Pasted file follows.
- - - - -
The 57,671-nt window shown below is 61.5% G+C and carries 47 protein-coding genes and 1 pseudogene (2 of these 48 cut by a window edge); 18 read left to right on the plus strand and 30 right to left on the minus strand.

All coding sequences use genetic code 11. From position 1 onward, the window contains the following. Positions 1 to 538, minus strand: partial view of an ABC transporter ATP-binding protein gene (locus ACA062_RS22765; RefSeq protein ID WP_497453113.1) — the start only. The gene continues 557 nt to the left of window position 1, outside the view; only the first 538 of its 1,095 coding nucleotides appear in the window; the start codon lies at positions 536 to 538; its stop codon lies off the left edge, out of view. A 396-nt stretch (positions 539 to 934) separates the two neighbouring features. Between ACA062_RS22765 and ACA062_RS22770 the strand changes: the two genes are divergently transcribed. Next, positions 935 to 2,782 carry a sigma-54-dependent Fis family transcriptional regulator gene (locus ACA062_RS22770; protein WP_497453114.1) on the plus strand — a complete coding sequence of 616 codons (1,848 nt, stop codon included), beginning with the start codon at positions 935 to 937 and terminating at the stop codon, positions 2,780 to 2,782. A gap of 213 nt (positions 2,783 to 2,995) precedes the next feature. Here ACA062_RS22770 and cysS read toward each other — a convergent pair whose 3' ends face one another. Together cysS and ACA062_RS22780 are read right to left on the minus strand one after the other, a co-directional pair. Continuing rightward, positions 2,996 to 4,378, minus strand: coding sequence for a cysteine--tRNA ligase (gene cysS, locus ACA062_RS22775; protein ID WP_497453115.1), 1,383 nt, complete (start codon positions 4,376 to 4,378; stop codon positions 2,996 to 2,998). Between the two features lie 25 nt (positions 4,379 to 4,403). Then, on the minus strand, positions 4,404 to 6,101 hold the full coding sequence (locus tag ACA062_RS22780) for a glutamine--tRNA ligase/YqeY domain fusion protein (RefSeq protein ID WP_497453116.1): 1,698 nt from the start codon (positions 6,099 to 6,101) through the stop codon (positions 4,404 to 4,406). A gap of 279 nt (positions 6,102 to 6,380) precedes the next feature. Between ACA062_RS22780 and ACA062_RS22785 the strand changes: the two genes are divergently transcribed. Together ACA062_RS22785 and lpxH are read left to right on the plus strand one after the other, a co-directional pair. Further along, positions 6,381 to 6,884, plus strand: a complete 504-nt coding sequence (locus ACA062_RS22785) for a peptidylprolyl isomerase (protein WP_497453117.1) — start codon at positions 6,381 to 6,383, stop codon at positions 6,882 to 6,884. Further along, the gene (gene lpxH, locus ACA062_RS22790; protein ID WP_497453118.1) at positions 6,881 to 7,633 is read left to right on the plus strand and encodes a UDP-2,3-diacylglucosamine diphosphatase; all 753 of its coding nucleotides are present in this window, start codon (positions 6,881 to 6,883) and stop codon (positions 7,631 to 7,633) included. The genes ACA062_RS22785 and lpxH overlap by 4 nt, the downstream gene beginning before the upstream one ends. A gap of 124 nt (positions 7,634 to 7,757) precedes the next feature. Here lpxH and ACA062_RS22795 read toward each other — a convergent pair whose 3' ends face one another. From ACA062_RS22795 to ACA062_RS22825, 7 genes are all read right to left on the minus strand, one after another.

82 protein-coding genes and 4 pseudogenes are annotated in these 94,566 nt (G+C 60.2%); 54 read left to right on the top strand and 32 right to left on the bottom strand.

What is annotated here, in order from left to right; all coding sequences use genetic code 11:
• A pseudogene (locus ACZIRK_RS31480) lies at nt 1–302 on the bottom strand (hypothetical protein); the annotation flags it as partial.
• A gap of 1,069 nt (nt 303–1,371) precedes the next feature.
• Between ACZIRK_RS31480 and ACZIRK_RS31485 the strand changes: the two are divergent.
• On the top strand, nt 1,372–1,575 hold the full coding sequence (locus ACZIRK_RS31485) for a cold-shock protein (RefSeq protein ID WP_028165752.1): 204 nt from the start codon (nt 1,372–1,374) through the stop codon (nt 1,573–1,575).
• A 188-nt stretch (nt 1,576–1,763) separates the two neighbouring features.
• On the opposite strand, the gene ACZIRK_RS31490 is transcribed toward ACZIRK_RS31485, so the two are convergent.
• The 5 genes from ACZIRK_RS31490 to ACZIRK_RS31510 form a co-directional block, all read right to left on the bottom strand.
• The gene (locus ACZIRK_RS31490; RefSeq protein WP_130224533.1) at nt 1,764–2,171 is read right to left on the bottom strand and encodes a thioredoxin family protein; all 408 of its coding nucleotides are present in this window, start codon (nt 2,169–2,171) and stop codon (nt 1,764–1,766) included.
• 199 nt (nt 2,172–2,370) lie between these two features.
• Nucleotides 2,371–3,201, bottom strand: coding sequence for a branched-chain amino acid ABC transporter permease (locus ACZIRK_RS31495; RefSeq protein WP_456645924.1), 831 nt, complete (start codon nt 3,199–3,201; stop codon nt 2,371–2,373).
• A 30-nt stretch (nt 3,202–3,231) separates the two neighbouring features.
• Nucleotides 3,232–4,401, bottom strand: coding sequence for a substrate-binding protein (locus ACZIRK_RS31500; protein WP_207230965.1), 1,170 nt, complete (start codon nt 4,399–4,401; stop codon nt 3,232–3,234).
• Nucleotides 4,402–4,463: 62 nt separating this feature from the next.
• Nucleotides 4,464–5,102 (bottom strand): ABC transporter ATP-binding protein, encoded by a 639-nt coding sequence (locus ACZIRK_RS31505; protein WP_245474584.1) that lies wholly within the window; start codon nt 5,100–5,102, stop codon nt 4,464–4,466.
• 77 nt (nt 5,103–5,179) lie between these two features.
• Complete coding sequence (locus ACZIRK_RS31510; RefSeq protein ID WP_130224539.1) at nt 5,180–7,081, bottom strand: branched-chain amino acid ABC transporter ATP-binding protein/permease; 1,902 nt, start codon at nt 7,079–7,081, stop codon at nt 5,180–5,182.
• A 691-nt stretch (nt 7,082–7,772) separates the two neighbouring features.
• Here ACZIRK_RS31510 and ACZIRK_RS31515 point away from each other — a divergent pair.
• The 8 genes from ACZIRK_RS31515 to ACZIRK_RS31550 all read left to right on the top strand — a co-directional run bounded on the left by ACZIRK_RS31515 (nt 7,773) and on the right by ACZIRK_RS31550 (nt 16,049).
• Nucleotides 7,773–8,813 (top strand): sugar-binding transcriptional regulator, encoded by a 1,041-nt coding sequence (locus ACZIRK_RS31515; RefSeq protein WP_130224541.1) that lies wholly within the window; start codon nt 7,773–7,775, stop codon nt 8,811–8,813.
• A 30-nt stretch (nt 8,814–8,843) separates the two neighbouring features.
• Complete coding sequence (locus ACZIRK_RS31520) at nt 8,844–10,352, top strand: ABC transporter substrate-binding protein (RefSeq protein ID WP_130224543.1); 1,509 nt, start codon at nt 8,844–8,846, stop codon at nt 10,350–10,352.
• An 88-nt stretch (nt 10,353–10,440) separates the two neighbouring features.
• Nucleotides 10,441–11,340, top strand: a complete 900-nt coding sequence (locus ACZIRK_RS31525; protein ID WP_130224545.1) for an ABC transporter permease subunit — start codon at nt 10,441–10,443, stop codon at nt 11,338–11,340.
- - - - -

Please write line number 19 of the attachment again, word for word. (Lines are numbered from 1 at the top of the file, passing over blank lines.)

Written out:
• 77 nt (nt 5,103–5,179) lie between these two features.